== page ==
Next Article in Journal
Bladder Cancer Extracellular Vesicles Elicit a CD8 T Cell-Mediated Antitumor Immunity
Next Article in Special Issue
Molecular Mechanism of Induction of Bone Growth by the C-Type Natriuretic Peptide
Previous Article in Journal
Targeting Myotonic Dystrophy Type 1 with Metformin
Previous Article in Special Issue
Cellular and Molecular Alterations Underlying Abnormal Bone Growth in X-Linked Hypophosphatemia
 
 
Correction published on 27 May 2022, see Int. J. Mol. Sci. 2022, 23(11), 6020.
Article

Bone Mass and Osteoblast Activity Are Sex-Dependent in Mice Lacking the Estrogen Receptor α in Chondrocytes and Osteoblast Progenitor Cells

1
Institute of Orthopedic Research and Biomechanics, University Medical Center Ulm, 89081 Ulm, Germany
2
Institute of Comparative Molecular Endocrinology (CME), Ulm University, 89081 Ulm, Germany
*
Author to whom correspondence should be addressed.
Academic Editor: Giacomina Brunetti
Int. J. Mol. Sci. 2022, 23(5), 2902; https://doi.org/10.3390/ijms23052902
Received: 16 February 2022 / Revised: 3 March 2022 / Accepted: 4 March 2022 / Published: 7 March 2022 / Corrected: 27 May 2022
(This article belongs to the Special Issue Bone Development and Growth)
While estrogen receptor alpha (ERα) is known to be important for bone development and homeostasis, its exact function during osteoblast differentiation remains unclear. Conditional deletion of ERα during specific stages of osteoblast differentiation revealed different bone phenotypes, which were also shown to be sex-dependent. Since hypertrophic chondrocytes can transdifferentiate into osteoblasts and substantially contribute to long-bone development, we aimed to investigate the effects of ERα deletion in both osteoblast and chondrocytes on bone development and structure. Therefore, we generated mice in which the ERα gene was inactivated via a Runx2-driven cyclic recombinase (ERαfl/fl; Runx2Cre). We analyzed the bones of 3-month-old ERαfl/fl; Runx2Cre mice by biomechanical testing, micro-computed tomography, and cellular parameters by histology. Male ERαfl/fl; Runx2Cre mice displayed a significantly increased cortical bone mass and flexural rigidity of the femurs compared to age-matched controls with no active Cre-transgene (ERαfl/fl). By contrast, female ERαfl/fl; Runx2Cre mice exhibited significant trabecular bone loss, whereas in cortical bone periosteal and endosteal diameters were reduced. Our results indicate that the ERα in osteoblast progenitors and hypertrophic chondrocytes differentially contributes to bone mass regulation in male and female mice and improves our understanding of ERα signaling in bone cells in vivo. View Full-Text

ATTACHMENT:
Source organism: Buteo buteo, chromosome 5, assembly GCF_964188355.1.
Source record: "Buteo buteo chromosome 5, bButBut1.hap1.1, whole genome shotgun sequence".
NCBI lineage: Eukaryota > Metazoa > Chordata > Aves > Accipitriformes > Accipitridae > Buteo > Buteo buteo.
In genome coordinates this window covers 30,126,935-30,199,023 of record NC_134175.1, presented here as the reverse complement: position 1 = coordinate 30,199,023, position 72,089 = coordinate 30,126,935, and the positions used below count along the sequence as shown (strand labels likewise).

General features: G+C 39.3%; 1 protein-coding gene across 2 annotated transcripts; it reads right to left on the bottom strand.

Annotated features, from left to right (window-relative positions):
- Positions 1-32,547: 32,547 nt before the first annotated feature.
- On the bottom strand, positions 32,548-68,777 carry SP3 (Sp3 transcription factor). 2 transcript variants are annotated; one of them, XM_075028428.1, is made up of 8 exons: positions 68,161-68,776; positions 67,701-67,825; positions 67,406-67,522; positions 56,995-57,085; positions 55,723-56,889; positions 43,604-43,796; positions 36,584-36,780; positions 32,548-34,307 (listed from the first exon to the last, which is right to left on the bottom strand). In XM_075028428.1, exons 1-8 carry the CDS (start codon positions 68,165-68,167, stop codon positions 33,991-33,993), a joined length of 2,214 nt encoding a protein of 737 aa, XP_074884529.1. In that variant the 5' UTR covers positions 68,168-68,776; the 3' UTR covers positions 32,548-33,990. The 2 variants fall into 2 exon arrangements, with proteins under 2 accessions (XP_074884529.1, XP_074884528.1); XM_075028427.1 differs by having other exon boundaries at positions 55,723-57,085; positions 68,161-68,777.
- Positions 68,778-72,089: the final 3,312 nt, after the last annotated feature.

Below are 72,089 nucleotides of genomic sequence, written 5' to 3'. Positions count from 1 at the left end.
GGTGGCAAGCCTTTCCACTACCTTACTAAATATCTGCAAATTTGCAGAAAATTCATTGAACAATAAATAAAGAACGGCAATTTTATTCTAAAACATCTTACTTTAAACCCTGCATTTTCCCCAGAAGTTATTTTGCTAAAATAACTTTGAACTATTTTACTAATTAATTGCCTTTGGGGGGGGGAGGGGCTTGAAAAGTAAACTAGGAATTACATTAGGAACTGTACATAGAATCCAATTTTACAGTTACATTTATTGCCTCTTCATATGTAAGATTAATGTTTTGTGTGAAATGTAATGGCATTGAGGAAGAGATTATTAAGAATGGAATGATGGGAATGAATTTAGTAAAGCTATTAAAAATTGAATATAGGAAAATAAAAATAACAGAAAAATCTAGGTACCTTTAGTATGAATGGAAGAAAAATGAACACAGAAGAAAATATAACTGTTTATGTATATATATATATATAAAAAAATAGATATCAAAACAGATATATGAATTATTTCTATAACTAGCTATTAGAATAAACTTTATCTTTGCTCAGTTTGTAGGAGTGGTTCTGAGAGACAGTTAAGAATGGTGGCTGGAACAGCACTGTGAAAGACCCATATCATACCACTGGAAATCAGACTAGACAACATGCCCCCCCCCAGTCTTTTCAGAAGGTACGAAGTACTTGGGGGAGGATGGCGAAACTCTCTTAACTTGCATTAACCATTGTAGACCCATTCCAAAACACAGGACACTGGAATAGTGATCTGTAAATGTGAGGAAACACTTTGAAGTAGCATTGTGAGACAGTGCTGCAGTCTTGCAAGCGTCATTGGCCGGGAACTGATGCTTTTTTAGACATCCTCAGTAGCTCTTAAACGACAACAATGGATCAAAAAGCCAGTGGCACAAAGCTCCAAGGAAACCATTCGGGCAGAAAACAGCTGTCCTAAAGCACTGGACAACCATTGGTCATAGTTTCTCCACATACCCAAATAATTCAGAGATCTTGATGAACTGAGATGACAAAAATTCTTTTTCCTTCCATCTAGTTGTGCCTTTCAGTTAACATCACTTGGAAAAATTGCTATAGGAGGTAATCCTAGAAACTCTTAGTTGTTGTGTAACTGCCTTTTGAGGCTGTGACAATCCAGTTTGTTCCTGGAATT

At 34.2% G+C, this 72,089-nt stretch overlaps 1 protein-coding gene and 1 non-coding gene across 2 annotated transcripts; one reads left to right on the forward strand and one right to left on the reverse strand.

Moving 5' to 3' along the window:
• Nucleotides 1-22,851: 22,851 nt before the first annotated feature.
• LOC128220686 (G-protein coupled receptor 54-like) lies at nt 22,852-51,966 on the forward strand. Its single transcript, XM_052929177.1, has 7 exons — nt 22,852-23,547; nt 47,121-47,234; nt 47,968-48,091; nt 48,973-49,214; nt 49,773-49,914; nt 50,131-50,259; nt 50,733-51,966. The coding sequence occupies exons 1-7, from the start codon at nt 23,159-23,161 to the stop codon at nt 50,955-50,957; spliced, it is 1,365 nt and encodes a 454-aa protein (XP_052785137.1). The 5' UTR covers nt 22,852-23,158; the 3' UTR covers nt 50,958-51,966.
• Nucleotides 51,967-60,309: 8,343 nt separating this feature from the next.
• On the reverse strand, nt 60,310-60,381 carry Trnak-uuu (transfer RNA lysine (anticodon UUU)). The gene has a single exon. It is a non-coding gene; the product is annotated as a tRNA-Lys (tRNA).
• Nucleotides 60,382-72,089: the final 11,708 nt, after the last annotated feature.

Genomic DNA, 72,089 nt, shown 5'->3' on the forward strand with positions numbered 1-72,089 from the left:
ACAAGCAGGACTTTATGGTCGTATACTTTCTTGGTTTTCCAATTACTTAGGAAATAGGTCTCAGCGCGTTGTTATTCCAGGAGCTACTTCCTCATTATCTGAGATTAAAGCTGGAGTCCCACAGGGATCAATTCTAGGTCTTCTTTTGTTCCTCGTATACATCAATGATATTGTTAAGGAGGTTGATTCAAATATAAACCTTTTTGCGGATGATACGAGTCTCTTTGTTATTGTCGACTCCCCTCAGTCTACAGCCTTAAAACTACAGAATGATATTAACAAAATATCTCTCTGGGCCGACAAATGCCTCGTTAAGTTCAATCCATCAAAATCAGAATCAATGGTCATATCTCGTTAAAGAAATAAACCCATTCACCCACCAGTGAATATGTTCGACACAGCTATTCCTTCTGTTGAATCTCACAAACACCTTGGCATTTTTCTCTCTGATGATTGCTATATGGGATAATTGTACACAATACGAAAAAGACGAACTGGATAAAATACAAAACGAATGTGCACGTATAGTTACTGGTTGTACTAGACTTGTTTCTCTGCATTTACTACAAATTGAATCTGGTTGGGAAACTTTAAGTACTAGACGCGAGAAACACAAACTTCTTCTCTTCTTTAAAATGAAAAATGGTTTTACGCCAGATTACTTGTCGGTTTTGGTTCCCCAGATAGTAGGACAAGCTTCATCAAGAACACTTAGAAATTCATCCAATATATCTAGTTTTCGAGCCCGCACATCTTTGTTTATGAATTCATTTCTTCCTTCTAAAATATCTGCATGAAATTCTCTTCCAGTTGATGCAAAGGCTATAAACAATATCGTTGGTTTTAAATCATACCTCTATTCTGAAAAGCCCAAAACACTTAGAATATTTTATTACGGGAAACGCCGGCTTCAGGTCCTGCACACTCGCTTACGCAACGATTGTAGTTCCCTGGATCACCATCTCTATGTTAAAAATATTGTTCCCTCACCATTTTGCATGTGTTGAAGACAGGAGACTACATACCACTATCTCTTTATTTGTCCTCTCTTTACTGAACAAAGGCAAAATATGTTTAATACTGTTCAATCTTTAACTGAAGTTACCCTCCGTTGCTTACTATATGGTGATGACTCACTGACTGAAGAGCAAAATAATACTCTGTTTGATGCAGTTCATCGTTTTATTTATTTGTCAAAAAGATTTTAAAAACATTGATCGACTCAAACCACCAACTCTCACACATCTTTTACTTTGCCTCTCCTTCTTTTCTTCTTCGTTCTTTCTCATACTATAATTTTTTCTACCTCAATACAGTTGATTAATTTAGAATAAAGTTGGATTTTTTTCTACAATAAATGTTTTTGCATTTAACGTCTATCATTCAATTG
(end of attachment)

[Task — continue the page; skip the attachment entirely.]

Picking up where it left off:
Keywords: bone; estrogen; receptor knockout; genetic animal model; sex steroids; osteoblasts; chondrocytes; biomechanics bone; estrogen; receptor knockout; genetic animal model; sex steroids; osteoblasts; chondrocytes; biomechanics
Show Figures

Figure 1

MDPI and ACS Style

Steppe, L.; Bülow, J.; Tuckermann, J.; Ignatius, A.; Haffner-Luntzer, M. Bone Mass and Osteoblast Activity Are Sex-Dependent in Mice Lacking the Estrogen Receptor α in Chondrocytes and Osteoblast Progenitor Cells. Int. J. Mol. Sci. 2022, 23, 2902. https://doi.org/10.3390/ijms23052902

AMA Style

Steppe L, Bülow J, Tuckermann J, Ignatius A, Haffner-Luntzer M. Bone Mass and Osteoblast Activity Are Sex-Dependent in Mice Lacking the Estrogen Receptor α in Chondrocytes and Osteoblast Progenitor Cells. International Journal of Molecular Sciences. 2022; 23(5):2902. https://doi.org/10.3390/ijms23052902

Chicago/Turabian Style

Steppe, Lena, Jasmin Bülow, Jan Tuckermann, Anita Ignatius, and Melanie Haffner-Luntzer. 2022. "Bone Mass and Osteoblast Activity Are Sex-Dependent in Mice Lacking the Estrogen Receptor α in Chondrocytes and Osteoblast Progenitor Cells" International Journal of Molecular Sciences 23, no. 5: 2902. https://doi.org/10.3390/ijms23052902

Find Other Styles
Note that from the first issue of 2016, MDPI journals use article numbers instead of page numbers. See further details here.

Article Access Map by Country/Region

1
Back to TopTop